Since Brussel sprouts resemble tiny cabbages, why not treat them as such? Finely shred them and use them in your favourite coleslaw recipe. I use them in my pseudo Waldorf salad, alternating sprout shreds with layers of apple, craisins, pickled onions and walnuts. Or bravely pickle them and let me know how they turn out.

If you’re still doubtful, throw bacon at it. Smokey, savory, salty, sweet and (most importantly) fatty, bacon rounds out the Brussel sprouts’ harshness. Serve it over pasta, include it in a breakfast hash or make it into a sandwich for tasty times. If you happen to lean more towards the vegan side of things, you can still echo the bacon spirit using liquid smoke or maple and miso.

 

Try your hand at the orbs and learn to cook them to your liking. For all you know, you could be the one to reinvent them for your family’s Thanksgiving. Or you could just resign yourself to silently eating another helping of grey mush next week.

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Hailing from Vancouver, Kristen's still trying to figure out how to survive Montreal's Real Legitimate Canadian Winter. So far she's discovered that warm socks, giant toques and Tabby kittens all play a role in her survival. Her ultimate goal is to rank higher than KStew in the "Kristen + Autostraddle" Google Search competition.

Kristen has written 140 articles for us.

36 Comments

  1. Thumb up 8

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    Roasting. Roasting is what it’s all about with Brussels Sprouts. I take the yellowy leaves off, slice them in half, and put them in the oven with a touch of olive oil and salt, and roast them at about 400degrees. Once they’re browned, they’re done. Also, saute works, and they’re great with soy sauce and other veggies in a stir fry.

    Be not afraid!

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    I grew up on boiled brussel sprouts and OBVIOUSLY hated them b/c who likes plain boiled brussel sprouts?!? Then I went to college and discovered roasted brussel sprouts with a drizzling of balsamic and now I am the happiest sprout :)

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    Oven roasted (or grilled) with olive oil and salt and pepper. That’s all there is to it. Same way I like my asparagus.

    Too bad my mother didn’t have this figured out when I was growing up. Vegetables boiled to a flavorless, mushy mess. Ugh.

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    Again, AS is posting things that couldn’t possibly be more relevant to me! A few weeks ago, I got my girlfriend to eat Brussels sprouts for the first time….and now she’s OBSESSED. We’ve been making them a lot so ill have to try some of these other techniques. We usually roast them (like in the first comment but with tons of lemon squeezed on and cracked peppercorns). Also, frozen is NOT the same as fresh!! If you can find fresh ones, that’s the way to go!!

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    Even boiled into a grey mush, these were my sister’s favorite vegetable so we always had them for her birthday. And no one else liked them.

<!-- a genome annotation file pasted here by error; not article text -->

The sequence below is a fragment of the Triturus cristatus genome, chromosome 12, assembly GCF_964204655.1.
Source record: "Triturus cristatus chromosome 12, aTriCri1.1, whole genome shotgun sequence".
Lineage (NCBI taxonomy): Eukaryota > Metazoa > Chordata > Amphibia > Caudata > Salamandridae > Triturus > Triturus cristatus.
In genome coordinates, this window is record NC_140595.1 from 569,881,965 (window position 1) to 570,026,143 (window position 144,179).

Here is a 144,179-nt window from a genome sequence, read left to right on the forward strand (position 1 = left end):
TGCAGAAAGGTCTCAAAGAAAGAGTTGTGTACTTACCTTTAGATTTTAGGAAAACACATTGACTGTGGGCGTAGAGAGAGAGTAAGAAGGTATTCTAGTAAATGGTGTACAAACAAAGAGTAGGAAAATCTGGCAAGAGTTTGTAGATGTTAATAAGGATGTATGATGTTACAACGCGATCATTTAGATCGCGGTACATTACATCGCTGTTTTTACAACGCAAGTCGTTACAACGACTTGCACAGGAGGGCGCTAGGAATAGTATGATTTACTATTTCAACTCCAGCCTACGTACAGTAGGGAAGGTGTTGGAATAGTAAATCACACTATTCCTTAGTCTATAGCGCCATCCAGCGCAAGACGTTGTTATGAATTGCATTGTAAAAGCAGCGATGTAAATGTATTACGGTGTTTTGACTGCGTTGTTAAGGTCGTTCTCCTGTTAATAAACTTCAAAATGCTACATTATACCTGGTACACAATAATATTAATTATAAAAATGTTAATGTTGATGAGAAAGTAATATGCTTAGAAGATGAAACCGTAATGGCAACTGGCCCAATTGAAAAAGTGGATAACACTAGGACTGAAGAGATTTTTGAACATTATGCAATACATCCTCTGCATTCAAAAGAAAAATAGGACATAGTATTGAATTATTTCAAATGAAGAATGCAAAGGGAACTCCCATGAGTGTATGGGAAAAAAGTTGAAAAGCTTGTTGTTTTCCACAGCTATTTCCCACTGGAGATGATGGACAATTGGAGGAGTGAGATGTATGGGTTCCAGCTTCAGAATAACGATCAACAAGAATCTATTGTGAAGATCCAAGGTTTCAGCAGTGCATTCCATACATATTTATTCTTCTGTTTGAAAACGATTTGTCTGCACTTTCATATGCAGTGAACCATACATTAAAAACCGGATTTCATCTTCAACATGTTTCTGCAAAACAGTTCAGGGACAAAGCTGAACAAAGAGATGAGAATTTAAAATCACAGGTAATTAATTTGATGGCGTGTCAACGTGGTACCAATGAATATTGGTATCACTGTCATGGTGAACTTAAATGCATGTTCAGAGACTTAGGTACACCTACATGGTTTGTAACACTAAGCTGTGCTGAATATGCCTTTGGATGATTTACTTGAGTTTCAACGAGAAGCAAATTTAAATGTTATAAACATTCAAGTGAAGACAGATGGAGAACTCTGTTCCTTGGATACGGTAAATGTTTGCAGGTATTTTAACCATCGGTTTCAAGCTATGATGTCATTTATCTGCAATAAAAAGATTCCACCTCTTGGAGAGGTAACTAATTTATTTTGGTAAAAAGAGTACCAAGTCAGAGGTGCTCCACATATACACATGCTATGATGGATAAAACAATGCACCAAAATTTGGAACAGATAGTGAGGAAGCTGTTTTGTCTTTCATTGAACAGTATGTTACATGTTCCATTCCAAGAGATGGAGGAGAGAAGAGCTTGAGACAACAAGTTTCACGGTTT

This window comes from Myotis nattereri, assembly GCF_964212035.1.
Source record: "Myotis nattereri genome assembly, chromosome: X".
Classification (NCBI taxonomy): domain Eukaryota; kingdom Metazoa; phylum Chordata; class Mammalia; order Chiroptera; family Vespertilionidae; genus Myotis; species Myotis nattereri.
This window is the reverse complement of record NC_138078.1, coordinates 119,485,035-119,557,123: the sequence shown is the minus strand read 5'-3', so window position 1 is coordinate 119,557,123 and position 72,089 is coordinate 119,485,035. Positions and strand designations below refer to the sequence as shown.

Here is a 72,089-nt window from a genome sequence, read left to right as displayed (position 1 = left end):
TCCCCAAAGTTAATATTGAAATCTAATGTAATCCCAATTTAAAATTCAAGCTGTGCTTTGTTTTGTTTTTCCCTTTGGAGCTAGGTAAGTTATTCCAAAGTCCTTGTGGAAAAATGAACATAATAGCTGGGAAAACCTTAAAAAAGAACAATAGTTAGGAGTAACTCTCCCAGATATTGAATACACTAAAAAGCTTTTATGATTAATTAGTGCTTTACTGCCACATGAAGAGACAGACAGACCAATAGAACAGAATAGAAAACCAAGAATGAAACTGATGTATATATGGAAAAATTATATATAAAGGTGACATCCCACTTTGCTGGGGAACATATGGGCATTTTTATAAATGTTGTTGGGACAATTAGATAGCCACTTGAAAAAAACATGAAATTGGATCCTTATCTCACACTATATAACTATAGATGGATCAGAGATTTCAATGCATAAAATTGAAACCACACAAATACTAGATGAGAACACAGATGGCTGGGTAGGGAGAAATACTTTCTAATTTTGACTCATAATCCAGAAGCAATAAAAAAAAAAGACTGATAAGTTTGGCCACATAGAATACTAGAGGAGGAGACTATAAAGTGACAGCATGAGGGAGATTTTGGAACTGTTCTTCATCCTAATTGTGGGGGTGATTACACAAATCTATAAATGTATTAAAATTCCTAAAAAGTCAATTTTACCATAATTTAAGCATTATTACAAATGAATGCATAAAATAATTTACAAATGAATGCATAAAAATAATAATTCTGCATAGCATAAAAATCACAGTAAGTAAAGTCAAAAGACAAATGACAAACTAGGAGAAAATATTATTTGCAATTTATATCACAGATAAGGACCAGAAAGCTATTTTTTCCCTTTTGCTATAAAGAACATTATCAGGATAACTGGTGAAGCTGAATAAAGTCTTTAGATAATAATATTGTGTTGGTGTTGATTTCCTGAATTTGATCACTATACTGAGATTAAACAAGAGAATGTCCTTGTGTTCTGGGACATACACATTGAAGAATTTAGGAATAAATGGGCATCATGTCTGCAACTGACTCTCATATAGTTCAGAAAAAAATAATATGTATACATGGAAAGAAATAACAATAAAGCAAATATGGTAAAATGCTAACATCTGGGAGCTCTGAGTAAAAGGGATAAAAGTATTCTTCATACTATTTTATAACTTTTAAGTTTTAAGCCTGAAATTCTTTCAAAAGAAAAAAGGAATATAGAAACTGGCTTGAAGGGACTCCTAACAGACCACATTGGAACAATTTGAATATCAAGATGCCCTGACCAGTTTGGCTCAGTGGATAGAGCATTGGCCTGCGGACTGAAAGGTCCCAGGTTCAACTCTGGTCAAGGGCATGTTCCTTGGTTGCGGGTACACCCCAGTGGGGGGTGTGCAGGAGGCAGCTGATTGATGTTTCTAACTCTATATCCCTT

Clearly that has changed now that we all learned to cook, and we’re having brussel sprouts (roasted, with pine nuts) at Thanksgiving, I’ve been told.

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    The first time I ever had Brussel sprouts was at my uncle’s place when I was 12. He made curried Brussel sprouts and it was YUMMY. I grew up in a place where Brussel sprouts were non-existent so the only thing I knew about them was that every kid hated them. As a veggie-loving kid I didn’t get the hate, especially after my uncle’s curry.

    Not too long ago I was watching an Oprah episode where she’s helping parents get their picky eater kids to eat veggies. It as then that I saw what the problem was. YOU ALL BOIL THE VEGETABLES TO DEATH! NO WONDER there’s this massive meme about Western kids in particular not liking veges. I grew up in Malaysia where everything was flavourful and filling and healthy, liberal uses of spices and sauces and such. Geez. Boiling veges and that’s it? No wonder the kids won’t want to eat them.

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    So happy to see other ladies loving the sprouts. Ok this is my mom’s not so secret way to cook brussel sprouts so everyone will love them…
    Remove bad leaves, cut in half and throw in saute pan. Add water so it reaches to about 1/8 of their height, a splash of olive oil and a couple pads of butter. Turn heat to med and cover. Watch until the water steams and boils away. Uncover and turn to med-low. Turn enough so they don’t burn while they finish cooking on the outside and carmalize/crisp on the outside. For finishing touch add a pinch or so of nutmeg and salt and pepper to taste.

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    Another roasting devotee. I like to half them, toss with olive oil and minced garlic (keep the dicing big), sprinkle with coarse sea salt and some white pepper, roast for for 10-15 minutes at 400F on parchment paper, then drizzle on some white balsamic and maple syrup, toss some more, and roast for an additional 10 minutes until crispy. Gah.

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    Thanks for sharing my recipe for brussels sprouts, sweet potato, and bacon hash! This week I’ll be making them sans sweet potatoes….just cooking up some bacon, then sauteeing the onion in the bacon grease. Brown the sliced sprouts in the bacon grease, then add in a splash or two of chicken broth, cover, and steam till the sprouts soften and the stock reduces. Salt & pepper. Perfect!